Fairune is a charming 8-bit adventure which has previously been released on mobile and 3DS and has now finally found its way to the PlayStation Vita. When you first take a look at Fairune it’s easy to assume that it’s just going to be some kind of retro RPG, but it’s actually much more of a puzzle game than an RPG.
The game begins with a mystical book – the Ancient Codex – telling you about three Spirit Icons which once sealed an evil spirit away. Unfortunately, these Spirit Icons have disappeared. Strange events have begun to occur across the land and monsters have appeared. The Ancient Codex tells you that the chosen one (you) must seek out the three missing spirit icons, and using them restore peace to the world. It’s a fairly clichéd story, and after the introduction at the beginning you are pretty much just left on your own to figure things out. I don’t necessarily think that the lack of story is a bad thing though, as the game is much more about exploration than trying to tell some deep and amazing tale.
Put in control of a female adventurer, you’re placed in the middle of a map. Initially you have no weapon, so you can only bounce off enemies – but thankfully they don’t see you as a threat, so they won’t attack you. The game eases you into things gently and – after a quick and simple puzzle – you’ll even get your hands on a sword. Time to get fighting! Only you don’t. The game’s ‘combat system’ consists of you just walking on top of your enemies.
This unique system works whereby an enemy if an enemy is too strong for you, then you’ll get injured and bounce off it; if it’s too weak, then you’ll kill it… but not get any experience points for it. The sweet spot is enemies that are at your level or just one above, as you’ll get injured slightly but will also gain experience for the kill. The more experience you get, the higher your level, and the stronger the monsters are that you can kill. While your initial thoughts are likely to be along the line of ‘is that it?’ in terms of the combat system, there is something strangely satisfying about squishing monsters beneath your dainty little feet.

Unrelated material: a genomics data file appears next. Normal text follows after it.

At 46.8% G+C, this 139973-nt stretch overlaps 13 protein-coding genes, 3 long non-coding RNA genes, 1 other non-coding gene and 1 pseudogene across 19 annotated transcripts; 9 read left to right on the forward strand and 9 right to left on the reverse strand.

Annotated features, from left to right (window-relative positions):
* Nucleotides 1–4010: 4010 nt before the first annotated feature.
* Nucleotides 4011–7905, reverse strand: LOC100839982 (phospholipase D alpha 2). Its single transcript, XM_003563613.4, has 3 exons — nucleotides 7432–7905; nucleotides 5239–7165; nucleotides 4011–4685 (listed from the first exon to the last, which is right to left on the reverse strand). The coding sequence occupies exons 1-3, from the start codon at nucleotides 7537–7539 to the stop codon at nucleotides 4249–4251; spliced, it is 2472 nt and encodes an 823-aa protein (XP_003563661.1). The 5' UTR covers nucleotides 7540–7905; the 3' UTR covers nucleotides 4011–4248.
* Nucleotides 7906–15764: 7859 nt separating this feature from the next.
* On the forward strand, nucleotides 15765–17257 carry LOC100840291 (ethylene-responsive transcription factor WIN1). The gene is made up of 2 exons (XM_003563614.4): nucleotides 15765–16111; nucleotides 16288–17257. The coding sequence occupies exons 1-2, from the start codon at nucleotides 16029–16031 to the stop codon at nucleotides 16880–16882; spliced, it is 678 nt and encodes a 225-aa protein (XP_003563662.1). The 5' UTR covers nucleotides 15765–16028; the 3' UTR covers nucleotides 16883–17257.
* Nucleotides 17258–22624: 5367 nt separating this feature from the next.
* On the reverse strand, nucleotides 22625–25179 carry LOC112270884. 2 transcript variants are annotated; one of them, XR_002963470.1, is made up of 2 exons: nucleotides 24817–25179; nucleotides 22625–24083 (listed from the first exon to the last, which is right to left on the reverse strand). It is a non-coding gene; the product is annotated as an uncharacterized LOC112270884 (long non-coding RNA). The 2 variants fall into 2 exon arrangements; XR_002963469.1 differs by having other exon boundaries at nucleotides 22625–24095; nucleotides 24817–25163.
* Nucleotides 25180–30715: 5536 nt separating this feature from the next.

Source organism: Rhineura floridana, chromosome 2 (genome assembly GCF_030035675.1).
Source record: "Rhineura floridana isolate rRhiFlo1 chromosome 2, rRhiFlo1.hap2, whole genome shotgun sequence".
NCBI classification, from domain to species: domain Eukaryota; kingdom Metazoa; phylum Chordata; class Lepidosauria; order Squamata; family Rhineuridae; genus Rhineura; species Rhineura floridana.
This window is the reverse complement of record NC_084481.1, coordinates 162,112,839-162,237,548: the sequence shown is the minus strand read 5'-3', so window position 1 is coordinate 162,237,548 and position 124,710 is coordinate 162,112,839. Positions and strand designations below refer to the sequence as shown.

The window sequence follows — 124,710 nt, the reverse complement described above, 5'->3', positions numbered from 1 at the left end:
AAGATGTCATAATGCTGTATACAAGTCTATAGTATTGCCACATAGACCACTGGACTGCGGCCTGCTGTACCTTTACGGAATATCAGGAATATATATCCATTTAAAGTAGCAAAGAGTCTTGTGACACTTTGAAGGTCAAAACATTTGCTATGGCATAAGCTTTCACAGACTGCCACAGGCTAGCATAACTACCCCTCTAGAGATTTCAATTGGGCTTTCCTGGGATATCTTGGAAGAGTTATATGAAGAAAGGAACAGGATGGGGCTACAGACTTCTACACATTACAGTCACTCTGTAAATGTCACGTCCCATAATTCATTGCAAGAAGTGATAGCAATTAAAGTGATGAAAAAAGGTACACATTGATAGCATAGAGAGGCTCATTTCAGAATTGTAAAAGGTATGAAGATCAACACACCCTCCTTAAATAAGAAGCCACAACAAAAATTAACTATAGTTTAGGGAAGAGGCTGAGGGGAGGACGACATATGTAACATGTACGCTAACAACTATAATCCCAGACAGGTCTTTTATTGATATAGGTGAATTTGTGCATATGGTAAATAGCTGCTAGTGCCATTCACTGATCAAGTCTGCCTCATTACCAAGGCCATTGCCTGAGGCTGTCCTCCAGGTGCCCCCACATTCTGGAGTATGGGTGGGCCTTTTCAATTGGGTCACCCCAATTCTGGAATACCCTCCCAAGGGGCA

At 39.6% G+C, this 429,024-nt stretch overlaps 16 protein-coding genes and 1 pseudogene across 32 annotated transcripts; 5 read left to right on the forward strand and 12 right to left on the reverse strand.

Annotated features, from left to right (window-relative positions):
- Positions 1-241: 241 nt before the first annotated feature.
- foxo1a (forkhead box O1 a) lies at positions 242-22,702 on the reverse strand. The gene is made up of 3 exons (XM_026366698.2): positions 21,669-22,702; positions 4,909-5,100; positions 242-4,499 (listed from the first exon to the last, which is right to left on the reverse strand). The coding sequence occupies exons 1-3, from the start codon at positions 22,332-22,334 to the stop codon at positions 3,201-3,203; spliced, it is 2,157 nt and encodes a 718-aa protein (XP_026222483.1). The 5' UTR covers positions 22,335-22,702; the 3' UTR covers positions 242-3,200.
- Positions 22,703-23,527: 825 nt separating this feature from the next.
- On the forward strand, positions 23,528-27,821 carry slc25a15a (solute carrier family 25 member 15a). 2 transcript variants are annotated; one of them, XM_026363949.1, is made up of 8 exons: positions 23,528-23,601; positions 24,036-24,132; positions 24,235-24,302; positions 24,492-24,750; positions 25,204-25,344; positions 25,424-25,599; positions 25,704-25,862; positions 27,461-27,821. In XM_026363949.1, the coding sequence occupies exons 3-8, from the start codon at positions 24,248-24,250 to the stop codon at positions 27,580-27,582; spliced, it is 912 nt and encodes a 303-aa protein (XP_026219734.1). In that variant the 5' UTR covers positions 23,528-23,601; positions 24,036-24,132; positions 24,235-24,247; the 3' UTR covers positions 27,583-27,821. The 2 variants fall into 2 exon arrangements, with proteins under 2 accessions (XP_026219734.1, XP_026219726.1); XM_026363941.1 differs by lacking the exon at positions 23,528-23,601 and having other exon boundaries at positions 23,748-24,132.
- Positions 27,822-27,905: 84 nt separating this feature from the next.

Combat is definitely not the main focus of the game however, as what takes the forefront is the puzzles. While the initial few puzzles are quite simple, they’ll soon begin to get more tricky – and in some cases quite obscure. Most of the puzzles are about observation, and you’ll need to keep your eyes open for anything that looks a bit different (you never know where a secret passageway or clue might be hiding). It’s unfortunate that solutions to some of the puzzles seem to be a bit difficult to work out, as there isn’t really anything else to do in the game. If you get stuck anywhere then that’ll stop all progress until you finally figure it out (or look up the solution online).
Visually, Fairune does have its charms. It has colourful and simple 8-bit style graphics, as well as 8-bit music – both of which work perfectly for it. There are three screens that are on show at the same time; the largest shows your character and the area that they’re in, but there is also a map screen and an inventory screen. Although there’s a lot being shown to you at the same time, it all fits on to the Vita’s screen really well, and you won’t have any difficulty reading anything at a glance. It would have been nice to have an option to zoom into the map, but if you’re anything like me you’ll be making notes on a notepad of where you think you might need to revisit anyway.
The game won’t take you long to beat, and it will probably only take a few hours on your first playthrough. It does have some replayability though, and are trophies available for completing the game within a time limit, as well as ones hunting down all rare monsters and objects.
Ultimately however, I was pleasantly surprised by how much I enjoyed Fairune. While quite short, it’s simply a delight to play – and I found it really enjoyable to try to solve all the games puzzles, and find all of the hidden objects. There will definitely be times when you’re left scratching your head, but as long as you’re observant you should be able to solve most of the puzzles after a bit of messing around. All that said – and combined with its low price – you’d be crazy not to give this game a try.